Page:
The History of Ranthambhore National Park
Till early 20th century there was excellent forest cover almost all over India and exploitation of forests to fulfil local needs had a negligible impact. The forests of Ranthambhore were the private and exclusive hunting reserves of the Jaipur and Karauli royal family, managed by a separate Shikar Khana (Hunting Department). In selected areas of the forests used for hunting by the royalty, grazing and tree felling were strictly forbidden, but there were few restrictions elsewhere. After payment of an annual tax, local villagers were allowed to take many kinds of forest produce for their private use. However, due to the low population density, there was hardly any damage to the forests.
By the end of the first quarter of the 20th century, the need for conservation of forests was being felt all over India. The population was growing rapidly and forests in most parts of India were coming under pressure. In Ranthambhore, the system of “royalty permits” for commercial felling (mainly for firewood and charcoal) of entire blocks of forests was taking its toll on the habitat. In 1925, the Jaipur state created a post of Superintendent of Forests and in 1939 the Jaipur Forest Act was enacted – the first few steps taken for conservation of Ranthambhore.
The Rajasthan Forest Act was enacted in 1953, giving these forests more legal protection. In 1955, these forests were declared as Sawai Madhopur Sanctuary and the practice of sale of forest produce through royalty permits came to an end. This was when the forests received their first “real” protection. However, legal hunting continued till 1973 and by then the tiger population and the habitat was almost totally decimated.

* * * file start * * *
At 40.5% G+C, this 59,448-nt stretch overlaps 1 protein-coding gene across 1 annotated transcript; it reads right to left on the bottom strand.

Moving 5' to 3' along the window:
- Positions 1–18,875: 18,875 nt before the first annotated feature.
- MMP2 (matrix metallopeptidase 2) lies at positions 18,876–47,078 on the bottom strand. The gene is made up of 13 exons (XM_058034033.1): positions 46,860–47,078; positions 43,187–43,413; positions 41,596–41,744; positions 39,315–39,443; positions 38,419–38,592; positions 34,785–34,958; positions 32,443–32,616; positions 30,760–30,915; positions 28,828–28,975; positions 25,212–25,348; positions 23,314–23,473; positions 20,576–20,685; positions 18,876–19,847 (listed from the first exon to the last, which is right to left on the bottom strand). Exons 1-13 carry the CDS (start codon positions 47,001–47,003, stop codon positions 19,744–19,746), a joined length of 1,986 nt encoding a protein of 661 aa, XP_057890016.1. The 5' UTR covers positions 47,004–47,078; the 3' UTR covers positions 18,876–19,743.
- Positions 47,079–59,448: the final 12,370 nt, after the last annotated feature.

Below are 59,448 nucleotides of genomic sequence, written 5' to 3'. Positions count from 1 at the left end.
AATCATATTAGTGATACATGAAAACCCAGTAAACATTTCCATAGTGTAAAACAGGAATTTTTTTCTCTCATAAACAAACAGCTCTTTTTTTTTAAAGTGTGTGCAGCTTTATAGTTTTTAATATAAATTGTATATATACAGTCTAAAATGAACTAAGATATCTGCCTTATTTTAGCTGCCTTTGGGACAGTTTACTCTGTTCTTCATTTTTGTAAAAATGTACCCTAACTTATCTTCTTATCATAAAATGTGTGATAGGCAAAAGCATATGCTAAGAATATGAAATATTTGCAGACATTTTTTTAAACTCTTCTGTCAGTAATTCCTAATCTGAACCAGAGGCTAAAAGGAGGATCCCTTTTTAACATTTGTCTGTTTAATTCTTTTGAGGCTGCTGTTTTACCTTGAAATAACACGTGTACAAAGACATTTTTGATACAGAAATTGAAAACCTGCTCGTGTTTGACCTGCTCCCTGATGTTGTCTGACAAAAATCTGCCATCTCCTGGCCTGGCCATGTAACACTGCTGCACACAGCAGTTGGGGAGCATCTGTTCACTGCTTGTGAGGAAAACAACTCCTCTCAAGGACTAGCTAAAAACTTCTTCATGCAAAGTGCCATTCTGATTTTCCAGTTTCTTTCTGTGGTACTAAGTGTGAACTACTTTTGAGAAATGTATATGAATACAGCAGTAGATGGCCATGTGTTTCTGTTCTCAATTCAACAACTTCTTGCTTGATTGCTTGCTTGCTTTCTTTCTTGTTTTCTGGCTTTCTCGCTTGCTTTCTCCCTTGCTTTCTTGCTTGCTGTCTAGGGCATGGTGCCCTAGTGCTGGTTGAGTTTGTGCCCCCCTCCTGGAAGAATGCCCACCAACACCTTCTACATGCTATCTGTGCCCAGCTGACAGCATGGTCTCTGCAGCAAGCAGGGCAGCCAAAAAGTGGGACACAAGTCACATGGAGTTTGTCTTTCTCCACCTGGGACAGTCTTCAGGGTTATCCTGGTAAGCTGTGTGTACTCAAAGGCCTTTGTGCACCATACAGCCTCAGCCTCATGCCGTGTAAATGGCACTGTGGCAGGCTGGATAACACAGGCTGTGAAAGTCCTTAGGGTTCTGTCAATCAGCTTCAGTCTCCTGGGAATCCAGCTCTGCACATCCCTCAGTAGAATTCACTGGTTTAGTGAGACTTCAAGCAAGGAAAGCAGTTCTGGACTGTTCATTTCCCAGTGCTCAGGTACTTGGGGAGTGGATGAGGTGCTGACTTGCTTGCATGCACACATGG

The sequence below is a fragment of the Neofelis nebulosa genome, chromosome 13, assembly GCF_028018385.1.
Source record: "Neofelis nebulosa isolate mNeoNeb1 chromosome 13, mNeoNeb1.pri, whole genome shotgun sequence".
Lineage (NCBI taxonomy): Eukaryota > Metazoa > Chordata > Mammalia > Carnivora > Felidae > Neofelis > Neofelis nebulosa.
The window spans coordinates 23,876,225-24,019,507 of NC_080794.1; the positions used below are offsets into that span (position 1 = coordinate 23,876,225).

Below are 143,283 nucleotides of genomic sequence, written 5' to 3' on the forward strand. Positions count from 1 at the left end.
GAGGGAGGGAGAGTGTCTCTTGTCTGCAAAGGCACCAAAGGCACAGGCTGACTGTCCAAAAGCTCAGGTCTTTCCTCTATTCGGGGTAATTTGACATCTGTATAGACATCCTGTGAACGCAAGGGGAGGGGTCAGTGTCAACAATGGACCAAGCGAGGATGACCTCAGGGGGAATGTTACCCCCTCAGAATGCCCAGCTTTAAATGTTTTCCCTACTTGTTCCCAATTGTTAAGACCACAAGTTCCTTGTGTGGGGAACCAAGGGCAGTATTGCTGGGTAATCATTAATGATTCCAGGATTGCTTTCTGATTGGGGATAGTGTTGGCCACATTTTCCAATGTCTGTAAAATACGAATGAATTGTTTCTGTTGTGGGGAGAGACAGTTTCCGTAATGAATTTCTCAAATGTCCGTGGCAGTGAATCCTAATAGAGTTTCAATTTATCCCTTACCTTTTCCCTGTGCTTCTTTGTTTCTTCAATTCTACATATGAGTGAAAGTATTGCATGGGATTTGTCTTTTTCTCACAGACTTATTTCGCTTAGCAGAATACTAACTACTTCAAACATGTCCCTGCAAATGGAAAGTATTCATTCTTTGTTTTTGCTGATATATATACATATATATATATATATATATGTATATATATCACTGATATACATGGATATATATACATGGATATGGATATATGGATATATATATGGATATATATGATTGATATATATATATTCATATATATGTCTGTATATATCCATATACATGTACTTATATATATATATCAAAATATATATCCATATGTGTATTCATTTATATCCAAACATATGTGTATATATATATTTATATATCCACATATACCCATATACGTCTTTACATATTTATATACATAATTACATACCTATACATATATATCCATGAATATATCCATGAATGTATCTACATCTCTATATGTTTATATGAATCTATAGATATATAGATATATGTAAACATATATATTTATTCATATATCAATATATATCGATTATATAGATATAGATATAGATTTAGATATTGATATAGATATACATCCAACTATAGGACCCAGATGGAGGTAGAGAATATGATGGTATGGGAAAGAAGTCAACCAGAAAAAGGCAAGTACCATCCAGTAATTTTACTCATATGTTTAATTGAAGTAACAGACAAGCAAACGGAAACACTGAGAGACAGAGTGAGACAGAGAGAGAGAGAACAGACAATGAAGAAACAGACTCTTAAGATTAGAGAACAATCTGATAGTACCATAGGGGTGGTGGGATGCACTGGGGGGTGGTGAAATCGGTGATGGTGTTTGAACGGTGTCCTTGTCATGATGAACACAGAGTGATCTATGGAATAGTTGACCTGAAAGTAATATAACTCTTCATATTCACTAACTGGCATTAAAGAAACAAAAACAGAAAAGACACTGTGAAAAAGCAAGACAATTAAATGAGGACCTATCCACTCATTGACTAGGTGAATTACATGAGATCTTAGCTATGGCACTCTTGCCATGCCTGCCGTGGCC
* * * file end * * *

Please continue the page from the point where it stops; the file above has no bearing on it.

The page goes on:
In 1973, part of this sanctuary came under the Project Tiger Scheme, initiated by the Govt. of India and the World Wildlife Fund (WWF). It was one of the first nine Tiger reserve areas taken up in the country under Project Tiger. At that time there were 16 villages inside the sanctuary but between 1976 and 1979, 12 of these villages were shifted outside the sanctuary.
In 1980 an area of 282 sq km of the inner part of Sawai Madhopur Sanctuary was declared as a National Park. Since then the Rajasthan State Government stopped collection of any forest produce from the sanctuary and human activity within the national park was reduced to a bare minimum. Besides, 12 villages that were located in the national park were shifted out of the park.
In the year 1983, 647 sq km of forests lying to the north of the national park were declared as the Keladevi Sanctuary and included in the Ranthambhore Tiger Project. Similarly, in 1984, 130 sq km of forest on the south of the National park was declared as Sawai Mansingh Sanctuary and included in Project Tiger Ranthambhore.
During the 1970s, tiger sightings were extremely rare in Ranthambhore but as a result of the decade long protection given to the forests, by the mid-80s, Ranthambhore National Park became the best place in the world to see wild tigers.
Ranthambhore Tiger Reserve attained notoriety for illegal poaching of tigers in 1991-1992, when a large number of tigers were poached and some tiger skins were recovered from local people. Since then, the forest authorities became very strict and the tiger population gradually recovered. By 2001, the Park boasted nearly 40 tigers, a density of nearly 10 tigers per 100 sq km - which was at that time one of the highest in the world.
Between 2003 and 2004, the demand for tiger skin and parts from China and Tibet shot up and poachers, once again, again hit Ranthambhore. A large number of tigers were killed but by the middle of 2005, the authorities, managed to control this threat and arrest a number of tiger poachers. Poaching has not been a serious threat in these forests since then and with the birth of several tiger cubs, the tiger population recovered once again.